The typical process to acquire land involves a buyer who provides payment to a seller who evidences and transfers that ownership via a deed recorded in a state registry. The doctrine of adverse possession defies that convention.
Five elements of a claim
While each state has laws detailing the specific requirements of adverse possession, a successful adverse possession claim requires satisfying the following criteria:
- Exclusive: A possessor must remain on the property without any others having occupied the same land concurrently
- Actual: A possessor must physically occupy the property
- Hostile: A possessor must knowingly infringe on the property owner’s use without permission
- Open: A possessor must live as a normal owner would;
- Statutory time: A possessor must occupy the land uninterrupted for a specific amount of time.
Railroad right-of-way presents unique set of circumstances
A recent court case in Georgia highlights how these requirements can impact economic development. An estate administrator claimed ownership of a strip of land adjacent to an old railway in Atlanta’s West End neighborhood. Entities in charge of the BeltLine Project countered that the Georgia Department of Transportation (GDOT) granted them the land once the federal government abandoned the railway.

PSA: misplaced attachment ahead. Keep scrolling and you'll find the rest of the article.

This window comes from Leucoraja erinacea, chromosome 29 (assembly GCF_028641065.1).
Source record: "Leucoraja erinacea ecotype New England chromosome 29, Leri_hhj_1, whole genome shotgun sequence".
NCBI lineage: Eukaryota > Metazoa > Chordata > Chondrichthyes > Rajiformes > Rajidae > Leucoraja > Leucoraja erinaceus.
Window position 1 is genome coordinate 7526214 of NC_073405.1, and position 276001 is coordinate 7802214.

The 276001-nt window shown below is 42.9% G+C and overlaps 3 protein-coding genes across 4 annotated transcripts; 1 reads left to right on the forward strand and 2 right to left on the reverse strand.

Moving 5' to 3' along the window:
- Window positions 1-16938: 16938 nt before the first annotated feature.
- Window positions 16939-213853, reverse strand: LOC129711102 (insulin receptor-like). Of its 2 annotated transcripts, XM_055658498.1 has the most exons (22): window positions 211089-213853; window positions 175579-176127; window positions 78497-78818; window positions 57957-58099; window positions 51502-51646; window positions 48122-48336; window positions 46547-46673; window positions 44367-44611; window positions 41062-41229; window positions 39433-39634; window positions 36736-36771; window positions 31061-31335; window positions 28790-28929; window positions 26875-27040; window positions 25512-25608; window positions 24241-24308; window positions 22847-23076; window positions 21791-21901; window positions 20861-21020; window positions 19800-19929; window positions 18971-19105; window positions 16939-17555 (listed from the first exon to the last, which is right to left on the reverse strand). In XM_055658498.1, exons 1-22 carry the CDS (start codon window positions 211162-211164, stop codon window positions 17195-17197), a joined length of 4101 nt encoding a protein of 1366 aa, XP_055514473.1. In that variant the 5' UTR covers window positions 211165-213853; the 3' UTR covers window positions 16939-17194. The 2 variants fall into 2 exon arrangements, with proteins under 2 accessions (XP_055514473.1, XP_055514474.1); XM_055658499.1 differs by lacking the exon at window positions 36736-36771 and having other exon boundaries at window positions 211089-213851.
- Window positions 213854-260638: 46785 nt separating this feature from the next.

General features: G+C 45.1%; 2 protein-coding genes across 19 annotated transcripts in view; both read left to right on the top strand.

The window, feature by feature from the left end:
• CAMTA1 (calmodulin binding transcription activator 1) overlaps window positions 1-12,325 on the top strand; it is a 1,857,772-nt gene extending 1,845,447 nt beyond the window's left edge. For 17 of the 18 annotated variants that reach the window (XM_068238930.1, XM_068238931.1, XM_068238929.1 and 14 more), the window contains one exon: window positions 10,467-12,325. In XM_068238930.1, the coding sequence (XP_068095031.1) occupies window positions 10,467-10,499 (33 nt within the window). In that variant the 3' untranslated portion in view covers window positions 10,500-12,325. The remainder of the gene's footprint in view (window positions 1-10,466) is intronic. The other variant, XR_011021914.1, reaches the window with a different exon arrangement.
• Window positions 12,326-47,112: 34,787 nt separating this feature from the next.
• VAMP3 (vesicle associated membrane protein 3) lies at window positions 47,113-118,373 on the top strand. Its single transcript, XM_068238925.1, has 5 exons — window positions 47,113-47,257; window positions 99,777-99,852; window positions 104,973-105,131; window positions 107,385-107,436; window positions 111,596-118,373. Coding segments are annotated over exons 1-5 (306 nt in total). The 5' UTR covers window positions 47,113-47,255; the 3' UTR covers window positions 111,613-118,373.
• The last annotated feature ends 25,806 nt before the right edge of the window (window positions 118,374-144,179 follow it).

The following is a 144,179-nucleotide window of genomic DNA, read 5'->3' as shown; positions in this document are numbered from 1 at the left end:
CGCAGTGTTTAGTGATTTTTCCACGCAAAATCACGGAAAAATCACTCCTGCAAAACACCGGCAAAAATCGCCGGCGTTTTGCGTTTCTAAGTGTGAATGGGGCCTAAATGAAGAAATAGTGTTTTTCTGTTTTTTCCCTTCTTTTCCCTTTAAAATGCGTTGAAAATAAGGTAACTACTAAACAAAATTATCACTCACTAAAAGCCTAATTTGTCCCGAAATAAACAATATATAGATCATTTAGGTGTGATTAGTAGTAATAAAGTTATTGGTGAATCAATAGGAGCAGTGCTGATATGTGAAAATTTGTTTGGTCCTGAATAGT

A parking lot encroached onto a railroad right-of-way previously owned by CSX Corporation. The company deeded the land to GDOT in 2001. A federal agency approved an application that declared the railroad abandoned in 2013. The GDOT subsequently deeded the railroad to companies developing the right-of-way.
The court ruled against the administrator for two reasons. First, federal law regulates railroads. Thus, private claims cannot restrict railway use. Second, the administrator did not satisfy the exclusive, public or statutory time elements under state law. The adverse possession requirement of 20 years could not run while the federal agency retained control of the railway.
Old legal concepts operate with equal effect, even if less frequently. Undefined land boundaries or those unintentionally trespassed upon require an understanding of the law. Attorneys with real estate knowledge can provide guidance.